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“So here’s the good news about this: as I explained, I’m already in mourning for having to take it off,” says Jordan Roth, back in a white button down and jeans as he sits on the banister in the mezzanine of the Hirschfeld Theater.

“So now, I got to wear it and experience, take it off and I get to put it back on tomorrow.”

It’s Sunday morning and Roth has just completed a final fitting for his Met Gala look; the theater owner and producer is feeling rather sentimental already, but given the context, it should be expected.

“This was really like creating a piece of theater,” Roth says. “It has the same moments of insight that reveal it, it has the same goal of personal expression, and for me, it is an outward expression of how it feels; it also reflects back to me how I want to feel. And I think that, when fashion is at its most meaningful, that’s why.”

Roth is making his Met Gala debut in Givenchy Haute Couture — one of the first red carpet moments for the newly launched men’s couture line. After much thought (and a transformative visit to the Givenchy atelier in Paris during fashion week), Roth is wearing a long wool and silk red tailored evening coat with a red hand-embroidered beaded cape and red straight-leg trousers.

“As soon as I knew the theme, I immediately went to a cardinal silhouette and cardinal red,” Roth says of this year’s exhibition, “Heavenly Bodies: Fashion and the Catholic Imagination.” “And then had this really extraordinary aesthetic journey. That silhouette is, of course, so much a part of the Givenchy legacy, so it was an immediate place to begin. In fact, in this season’s couture for the women’s pieces, that is a shape that Clare [Waight Keller] explored in several pieces. It was a really interesting process of pulling from both the men’s couture pieces and then women’s couture pieces, in terms of silhouette and energy.”

Roth is supplemented in his fashion knowledge by his close friendship with Anna Wintour, who was actively involved in the creation of the Givenchy look. The jacket initially started as a cape on a short jacket, but, at Wintour’s guidance, evolved into a longer coat with a cape constructed from strands of beads.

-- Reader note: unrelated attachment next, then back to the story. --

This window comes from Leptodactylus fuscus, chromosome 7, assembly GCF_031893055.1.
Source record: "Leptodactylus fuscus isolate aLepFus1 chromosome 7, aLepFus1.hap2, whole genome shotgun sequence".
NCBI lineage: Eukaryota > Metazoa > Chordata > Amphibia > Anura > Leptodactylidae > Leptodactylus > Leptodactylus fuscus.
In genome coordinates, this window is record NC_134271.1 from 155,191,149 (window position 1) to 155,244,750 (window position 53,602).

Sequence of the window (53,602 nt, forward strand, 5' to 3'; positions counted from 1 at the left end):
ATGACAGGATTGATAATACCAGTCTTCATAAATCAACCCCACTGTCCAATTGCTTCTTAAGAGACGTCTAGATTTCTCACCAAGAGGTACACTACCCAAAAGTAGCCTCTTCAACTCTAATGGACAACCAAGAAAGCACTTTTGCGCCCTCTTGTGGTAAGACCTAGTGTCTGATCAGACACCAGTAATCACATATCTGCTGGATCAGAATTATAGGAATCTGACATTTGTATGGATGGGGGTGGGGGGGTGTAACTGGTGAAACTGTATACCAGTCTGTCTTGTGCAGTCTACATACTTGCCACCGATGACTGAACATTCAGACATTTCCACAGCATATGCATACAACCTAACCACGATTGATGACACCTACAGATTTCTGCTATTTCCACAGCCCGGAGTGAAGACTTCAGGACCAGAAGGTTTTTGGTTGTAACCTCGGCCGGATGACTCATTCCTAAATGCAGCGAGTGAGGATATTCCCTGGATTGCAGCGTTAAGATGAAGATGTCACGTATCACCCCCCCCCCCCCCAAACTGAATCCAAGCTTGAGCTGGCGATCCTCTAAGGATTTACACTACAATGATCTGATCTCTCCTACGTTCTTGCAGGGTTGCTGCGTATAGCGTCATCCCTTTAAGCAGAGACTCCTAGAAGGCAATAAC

“Having her friendship and insight on this wants to be as it evolves…it’s a sort of care and insight and confidence that she offers to the piece, and to me, that I’m very grateful for,” Roth says of Wintour. “And adds so much to the experience of creating it.”

Roth, 42, is the president and co-owner of Jujamcyn Theaters, a group of five Broadway theaters home to recent productions like “Springsteen on Broadway,” “Mean Girls,” “Frozen” and, of course, “Angels in America,” of which Roth is a producer.  He’s also a fashion lover and respecter; in his mind, any conversation surrounding the insensitivity of pairing fashion with religious art is wildly misguided. For those who see fashion as a true art form, there is nothing frivolous about it.

“I didn’t actually digest until I had it on and was doing these portraits…how it actually took me to a place of great reverence, and a place of great emotional stillness. Which is really interesting because that is, I think, the goal of the architecture and the clothes that we are celebrating and exploring in this exhibit,” Roth says. “It’s sort of a fascinating surprise and joy to actually have the feeling. And that’s what I think extraordinary designs, extraordinary craftsmanship can do to our hearts and our brains. It pushes you but I also think it reveals you, in the way that great theater does, in the way that great art does.”

Roth might be, dare we say, the perfect person to concoct a look themed to fashion and Catholicism (though, he notes, he is Jewish).

“My personal religion is one of family and spirituality, that I connect very deeply to. But I also have always connected very deeply to the aesthetic of all religions; the way in which, whether you’re in a temple or you’re in a cathedral, or any other number of places of worship organized or not, how the aesthetic works on you to lift you, to give you a sense of calm and of what’s bigger than you,” he says. As he speaks, he looks around him throughout the empty theater.

“The theater, to me, is a sacred space. Performance spaces and spaces of religious worship share so much in common: they are places where we gather as a community to lay down burden and to connect with a shared humanity,” he says. “And it is not a mistake that the architecture and design and fabric and texture of these buildings and religious buildings are very much the same. In our references, the extraordinary paintings of cardinals, the tone of the reds, the crispness of the whites, the volumes of the fabric, those were all references for this piece, and those are all images that have great meaning for me; not necessarily as a worshipper but for their aesthetic meaning. This exhibit and this gala are shining light on the art that is fashion, equal to great paintings, the great sculpture, the great performance art, at its peak, which all of this is. Great fashion is great performance art.”

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